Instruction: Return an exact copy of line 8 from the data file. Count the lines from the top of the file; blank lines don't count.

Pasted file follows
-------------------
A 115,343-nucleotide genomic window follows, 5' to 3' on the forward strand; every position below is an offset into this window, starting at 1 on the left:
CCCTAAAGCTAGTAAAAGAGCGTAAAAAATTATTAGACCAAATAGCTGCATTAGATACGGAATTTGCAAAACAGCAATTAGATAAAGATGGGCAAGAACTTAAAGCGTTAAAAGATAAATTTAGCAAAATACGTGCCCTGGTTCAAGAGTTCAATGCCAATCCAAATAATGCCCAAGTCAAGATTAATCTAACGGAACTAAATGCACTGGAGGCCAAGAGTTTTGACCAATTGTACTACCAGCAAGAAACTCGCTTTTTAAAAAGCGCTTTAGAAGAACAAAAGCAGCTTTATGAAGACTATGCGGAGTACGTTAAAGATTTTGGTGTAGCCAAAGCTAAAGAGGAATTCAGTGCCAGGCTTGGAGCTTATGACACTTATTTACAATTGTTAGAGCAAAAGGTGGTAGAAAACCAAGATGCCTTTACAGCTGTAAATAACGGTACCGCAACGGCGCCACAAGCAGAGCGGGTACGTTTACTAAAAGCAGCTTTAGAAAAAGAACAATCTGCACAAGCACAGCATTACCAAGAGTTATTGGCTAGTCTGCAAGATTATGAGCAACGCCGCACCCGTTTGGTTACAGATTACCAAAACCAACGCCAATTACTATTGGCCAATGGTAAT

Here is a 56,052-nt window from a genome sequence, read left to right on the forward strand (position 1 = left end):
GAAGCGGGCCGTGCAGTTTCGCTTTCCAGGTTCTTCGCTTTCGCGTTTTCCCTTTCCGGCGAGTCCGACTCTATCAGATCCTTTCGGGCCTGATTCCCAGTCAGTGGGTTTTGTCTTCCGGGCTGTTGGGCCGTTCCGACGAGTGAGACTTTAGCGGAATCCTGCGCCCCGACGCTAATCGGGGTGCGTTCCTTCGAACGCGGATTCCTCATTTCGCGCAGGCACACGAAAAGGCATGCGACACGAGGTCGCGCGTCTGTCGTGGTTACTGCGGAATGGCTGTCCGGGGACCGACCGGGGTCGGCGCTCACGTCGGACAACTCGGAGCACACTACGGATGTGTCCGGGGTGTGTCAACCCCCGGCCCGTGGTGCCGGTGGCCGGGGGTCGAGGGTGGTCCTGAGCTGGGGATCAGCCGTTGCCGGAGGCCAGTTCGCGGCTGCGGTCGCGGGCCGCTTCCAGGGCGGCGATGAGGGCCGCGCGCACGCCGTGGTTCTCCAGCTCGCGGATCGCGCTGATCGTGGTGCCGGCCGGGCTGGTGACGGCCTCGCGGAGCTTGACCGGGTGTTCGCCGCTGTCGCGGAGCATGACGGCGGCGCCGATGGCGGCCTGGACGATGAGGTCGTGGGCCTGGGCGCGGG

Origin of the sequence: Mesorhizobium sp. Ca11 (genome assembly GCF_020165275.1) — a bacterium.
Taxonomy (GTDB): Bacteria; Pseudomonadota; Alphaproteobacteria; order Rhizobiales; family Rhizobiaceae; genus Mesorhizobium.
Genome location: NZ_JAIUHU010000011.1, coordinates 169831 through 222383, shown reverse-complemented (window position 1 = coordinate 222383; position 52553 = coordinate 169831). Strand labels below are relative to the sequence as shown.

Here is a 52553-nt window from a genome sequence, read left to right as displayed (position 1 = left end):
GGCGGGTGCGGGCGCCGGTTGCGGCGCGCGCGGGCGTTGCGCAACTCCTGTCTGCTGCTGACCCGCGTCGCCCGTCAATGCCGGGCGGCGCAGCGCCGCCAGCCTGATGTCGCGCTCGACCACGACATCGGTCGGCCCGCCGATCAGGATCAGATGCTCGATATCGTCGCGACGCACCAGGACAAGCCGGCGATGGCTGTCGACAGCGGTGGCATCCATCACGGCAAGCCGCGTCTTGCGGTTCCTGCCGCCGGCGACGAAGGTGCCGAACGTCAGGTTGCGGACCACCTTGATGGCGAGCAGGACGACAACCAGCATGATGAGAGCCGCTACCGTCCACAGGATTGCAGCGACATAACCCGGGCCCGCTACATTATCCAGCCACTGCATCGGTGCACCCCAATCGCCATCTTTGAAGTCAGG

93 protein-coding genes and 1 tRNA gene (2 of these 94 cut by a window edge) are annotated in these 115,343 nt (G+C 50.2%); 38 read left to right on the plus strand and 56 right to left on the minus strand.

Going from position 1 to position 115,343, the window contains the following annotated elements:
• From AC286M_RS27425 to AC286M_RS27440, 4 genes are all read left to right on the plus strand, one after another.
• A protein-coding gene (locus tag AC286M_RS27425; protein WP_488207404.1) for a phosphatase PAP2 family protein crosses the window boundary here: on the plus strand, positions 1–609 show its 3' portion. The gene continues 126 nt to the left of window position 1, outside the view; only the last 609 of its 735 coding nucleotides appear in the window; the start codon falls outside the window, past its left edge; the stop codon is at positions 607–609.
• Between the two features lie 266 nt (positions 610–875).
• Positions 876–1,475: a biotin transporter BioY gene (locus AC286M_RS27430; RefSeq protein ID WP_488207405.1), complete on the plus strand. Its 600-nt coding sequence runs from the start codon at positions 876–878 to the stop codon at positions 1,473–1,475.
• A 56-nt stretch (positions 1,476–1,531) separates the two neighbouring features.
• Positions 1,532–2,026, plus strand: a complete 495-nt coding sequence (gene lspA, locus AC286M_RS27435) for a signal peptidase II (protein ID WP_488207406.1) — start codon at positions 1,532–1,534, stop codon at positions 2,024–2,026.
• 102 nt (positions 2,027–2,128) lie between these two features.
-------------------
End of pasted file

Here is a 52553-nt window from a genome sequence, read left to right as displayed (position 1 = left end):